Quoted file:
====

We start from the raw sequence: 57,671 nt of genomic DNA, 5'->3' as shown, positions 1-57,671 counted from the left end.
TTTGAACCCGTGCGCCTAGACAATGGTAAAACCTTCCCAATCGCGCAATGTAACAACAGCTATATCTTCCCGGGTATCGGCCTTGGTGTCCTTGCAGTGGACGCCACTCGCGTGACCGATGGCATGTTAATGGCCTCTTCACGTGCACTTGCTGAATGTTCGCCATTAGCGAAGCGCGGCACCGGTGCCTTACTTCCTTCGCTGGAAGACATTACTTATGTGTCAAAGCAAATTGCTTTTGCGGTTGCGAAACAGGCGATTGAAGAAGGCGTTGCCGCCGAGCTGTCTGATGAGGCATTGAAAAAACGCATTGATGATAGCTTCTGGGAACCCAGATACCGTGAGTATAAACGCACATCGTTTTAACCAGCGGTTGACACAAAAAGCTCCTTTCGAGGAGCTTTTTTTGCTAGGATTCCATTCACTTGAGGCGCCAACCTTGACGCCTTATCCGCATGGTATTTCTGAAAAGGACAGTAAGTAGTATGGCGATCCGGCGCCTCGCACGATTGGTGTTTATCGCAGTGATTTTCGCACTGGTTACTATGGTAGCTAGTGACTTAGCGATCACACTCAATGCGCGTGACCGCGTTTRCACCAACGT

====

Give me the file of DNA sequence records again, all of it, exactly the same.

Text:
We start from the raw sequence: 57,671 nt of genomic DNA, 5'->3' as shown, positions 1-57,671 counted from the left end.
TTTGAACCCGTGCGCCTAGACAATGGTAAAACCTTCCCAATCGCGCAATGTAACAACAGCTATATCTTCCCGGGTATCGGCCTTGGTGTCCTTGCAGTGGACGCCACTCGCGTGACCGATGGCATGTTAATGGCCTCTTCACGTGCACTTGCTGAATGTTCGCCATTAGCGAAGCGCGGCACCGGTGCCTTACTTCCTTCGCTGGAAGACATTACTTATGTGTCAAAGCAAATTGCTTTTGCGGTTGCGAAACAGGCGATTGAAGAAGGCGTTGCCGCCGAGCTGTCTGATGAGGCATTGAAAAAACGCATTGATGATAGCTTCTGGGAACCCAGATACCGTGAGTATAAACGCACATCGTTTTAACCAGCGGTTGACACAAAAAGCTCCTTTCGAGGAGCTTTTTTTGCTAGGATTCCATTCACTTGAGGCGCCAACCTTGACGCCTTATCCGCATGGTATTTCTGAAAAGGACAGTAAGTAGTATGGCGATCCGGCGCCTCGCACGATTGGTGTTTATCGCAGTGATTTTCGCACTGGTTACTATGGTAGCTAGTGACTTAGCGATCACACTCAATGCGCGTGACCGCGTTTRCACCAACGT